1. ITV Report

WW1 soldiers didn't just sacrifice their life, they sacrificed their future

Simon Weston served as a Welsh Guardsman during the Falklands War and was aboard the Sir Galahad when it was destroyed. Credit: Johnny Green/PA Wire

By Cheryl Smith: ITV News

Falklands War veteran Simon Weston has told ITV News people must keep the legacy of the First World War alive and remember those that fought "didn't just sacrifice their life - they sacrificed their future."

Weston, who was aboard the Sir Galahad when it was destroyed during the Falklands War, said young people must learn about the Great War in a bid to prevent the same mistakes being made repeatedly.

"We should never forget the horrors of war or we're destined to go back there again and again and again without any thought, without any fear, without any trepidation," he said.

"We haven't learned enough about the First World War, I think people pay lip service to it."

British prisoners of war around a pile of gas masks near St. Quentin in 1917. Credit: Berliner Verlag/Archiv/DPA/Press Association Images

Weston's grandfather made wings for aircraft on the frontline during the First World War, and went on to serve in the infantry during WWII.

Asked what that meant to him Weston said: "I'm proud that he served, you can't be anything other than proud that he served in both those wars.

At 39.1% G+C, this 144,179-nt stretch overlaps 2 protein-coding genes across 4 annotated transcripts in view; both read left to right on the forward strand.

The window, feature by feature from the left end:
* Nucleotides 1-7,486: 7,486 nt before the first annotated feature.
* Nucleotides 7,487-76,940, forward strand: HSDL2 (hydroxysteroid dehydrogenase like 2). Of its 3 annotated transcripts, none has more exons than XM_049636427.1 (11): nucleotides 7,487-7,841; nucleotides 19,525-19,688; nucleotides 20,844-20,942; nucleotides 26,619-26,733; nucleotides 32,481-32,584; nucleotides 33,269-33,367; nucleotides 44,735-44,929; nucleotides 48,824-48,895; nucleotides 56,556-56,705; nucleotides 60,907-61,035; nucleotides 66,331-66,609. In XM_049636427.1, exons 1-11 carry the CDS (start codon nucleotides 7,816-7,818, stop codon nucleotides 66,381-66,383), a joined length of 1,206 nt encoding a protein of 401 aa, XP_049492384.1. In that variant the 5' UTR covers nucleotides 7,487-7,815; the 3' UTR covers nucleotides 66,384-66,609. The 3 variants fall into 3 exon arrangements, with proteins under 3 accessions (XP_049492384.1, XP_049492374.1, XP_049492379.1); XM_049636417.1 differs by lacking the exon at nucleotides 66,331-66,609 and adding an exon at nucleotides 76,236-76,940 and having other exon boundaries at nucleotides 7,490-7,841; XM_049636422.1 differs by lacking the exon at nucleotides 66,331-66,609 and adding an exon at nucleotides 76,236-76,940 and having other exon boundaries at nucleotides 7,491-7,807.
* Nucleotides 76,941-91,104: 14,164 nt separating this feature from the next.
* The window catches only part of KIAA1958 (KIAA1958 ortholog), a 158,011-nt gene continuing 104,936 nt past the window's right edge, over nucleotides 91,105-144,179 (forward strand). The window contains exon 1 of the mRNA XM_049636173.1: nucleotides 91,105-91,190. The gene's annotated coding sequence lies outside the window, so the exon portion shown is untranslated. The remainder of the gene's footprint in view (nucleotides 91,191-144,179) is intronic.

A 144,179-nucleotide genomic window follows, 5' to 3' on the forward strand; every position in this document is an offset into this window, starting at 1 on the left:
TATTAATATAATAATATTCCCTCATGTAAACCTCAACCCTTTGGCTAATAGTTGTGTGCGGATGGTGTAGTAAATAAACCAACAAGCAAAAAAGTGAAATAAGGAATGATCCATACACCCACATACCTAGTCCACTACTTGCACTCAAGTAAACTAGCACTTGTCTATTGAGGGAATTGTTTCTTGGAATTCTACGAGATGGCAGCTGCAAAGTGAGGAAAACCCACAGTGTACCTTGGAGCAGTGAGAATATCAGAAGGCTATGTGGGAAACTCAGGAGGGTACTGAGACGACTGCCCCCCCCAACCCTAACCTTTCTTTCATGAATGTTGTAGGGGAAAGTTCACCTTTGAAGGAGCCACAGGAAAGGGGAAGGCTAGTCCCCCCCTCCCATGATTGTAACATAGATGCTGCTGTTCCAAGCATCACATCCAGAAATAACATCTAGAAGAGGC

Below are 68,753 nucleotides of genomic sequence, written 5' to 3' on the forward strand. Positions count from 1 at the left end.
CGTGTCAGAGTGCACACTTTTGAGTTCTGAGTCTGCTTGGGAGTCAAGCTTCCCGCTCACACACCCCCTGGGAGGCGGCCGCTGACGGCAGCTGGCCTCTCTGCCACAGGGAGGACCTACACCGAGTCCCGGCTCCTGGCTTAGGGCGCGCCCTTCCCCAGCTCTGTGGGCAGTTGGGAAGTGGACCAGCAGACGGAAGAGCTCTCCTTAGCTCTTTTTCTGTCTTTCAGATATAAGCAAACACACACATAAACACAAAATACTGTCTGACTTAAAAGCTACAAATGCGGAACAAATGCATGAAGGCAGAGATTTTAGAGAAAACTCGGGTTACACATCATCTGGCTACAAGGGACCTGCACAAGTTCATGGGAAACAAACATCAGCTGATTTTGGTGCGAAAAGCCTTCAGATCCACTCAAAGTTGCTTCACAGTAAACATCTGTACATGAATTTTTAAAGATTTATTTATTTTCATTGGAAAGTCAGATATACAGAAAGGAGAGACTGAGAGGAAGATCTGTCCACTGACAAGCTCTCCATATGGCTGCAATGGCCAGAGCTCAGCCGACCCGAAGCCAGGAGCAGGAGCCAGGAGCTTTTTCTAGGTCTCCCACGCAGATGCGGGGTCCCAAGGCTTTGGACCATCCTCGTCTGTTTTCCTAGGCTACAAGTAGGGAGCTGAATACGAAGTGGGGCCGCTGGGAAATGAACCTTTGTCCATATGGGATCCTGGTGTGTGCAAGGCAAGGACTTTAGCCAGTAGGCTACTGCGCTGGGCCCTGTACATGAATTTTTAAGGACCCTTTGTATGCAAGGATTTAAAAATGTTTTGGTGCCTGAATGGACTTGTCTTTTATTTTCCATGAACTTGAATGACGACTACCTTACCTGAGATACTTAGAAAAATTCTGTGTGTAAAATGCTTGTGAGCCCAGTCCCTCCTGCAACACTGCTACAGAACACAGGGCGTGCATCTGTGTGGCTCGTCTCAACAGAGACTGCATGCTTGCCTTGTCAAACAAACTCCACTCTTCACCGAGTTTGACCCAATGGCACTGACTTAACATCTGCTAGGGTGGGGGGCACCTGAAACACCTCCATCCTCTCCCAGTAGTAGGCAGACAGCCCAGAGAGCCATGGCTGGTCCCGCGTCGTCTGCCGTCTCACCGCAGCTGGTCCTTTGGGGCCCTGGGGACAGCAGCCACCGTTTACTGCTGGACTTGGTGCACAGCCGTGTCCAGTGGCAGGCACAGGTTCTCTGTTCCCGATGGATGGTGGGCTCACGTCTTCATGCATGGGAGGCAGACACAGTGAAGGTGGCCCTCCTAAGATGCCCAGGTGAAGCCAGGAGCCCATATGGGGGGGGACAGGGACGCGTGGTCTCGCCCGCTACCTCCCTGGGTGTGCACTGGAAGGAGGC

"Good people have to do the most unspeakable things, they have to serve in conflicts that they'd rather not be involved in, but you've got to beat the greater evil."

Weston stressed that there was a "naivety and innocence" among the men who signed up for the First World War, as there had never been a conflict on that scale before.

British troops coming home for Christmas leave in December 1916 Credit: Tophams/Topham Picturepoint/Press Association Images

"I can't believe for a second that people knew what they were going into," he said.

"People didn't know and they didn't understand - they thought they were going to come home to homes fit for heroes and they came with heroes fit for homes. These guys were broken and battered."

Speaking about the war's "lost generation," those who never made it back from the frontline, Weston said he would always have "a heavy heart".

What did we lose during the First World War? Did we lose the gene pool that could have cured cancer?

Did we lose somebody who could have come up with some scientific gem that could have bettered mankind?

Losing all of those people, I think we definitely lost some people that could have altered the way the world is for the better, and that's something we'll never know.

– Falklands War Veteran Simon Weston
The coffin of the Unknown Warrior being taken to Westminster Abbey on November 11, 1920. Credit: PA/PA Archive

He believes warfare itself hasn't changed greatly since the First World War, even if the weapons of war have.

"Shooting a rifle at somebody is the same whichever conflict you're in, whether you're shooting a musket in the Peninsular Wars or shooting a high-powered rifle now," Weston mused.

"It's slightly more clinical today but the ultimate thing is that you're risking your life or taking somebody else's ... Maybe weapons change but the human being never does."

Weston said he would be attending a memorial event in Belgium on August 4, which he described as a "bitter sweet" affair.

"It is hugely emotive and for somebody who's served, even though it was for a brief period, it just has that extra flavour," he added.

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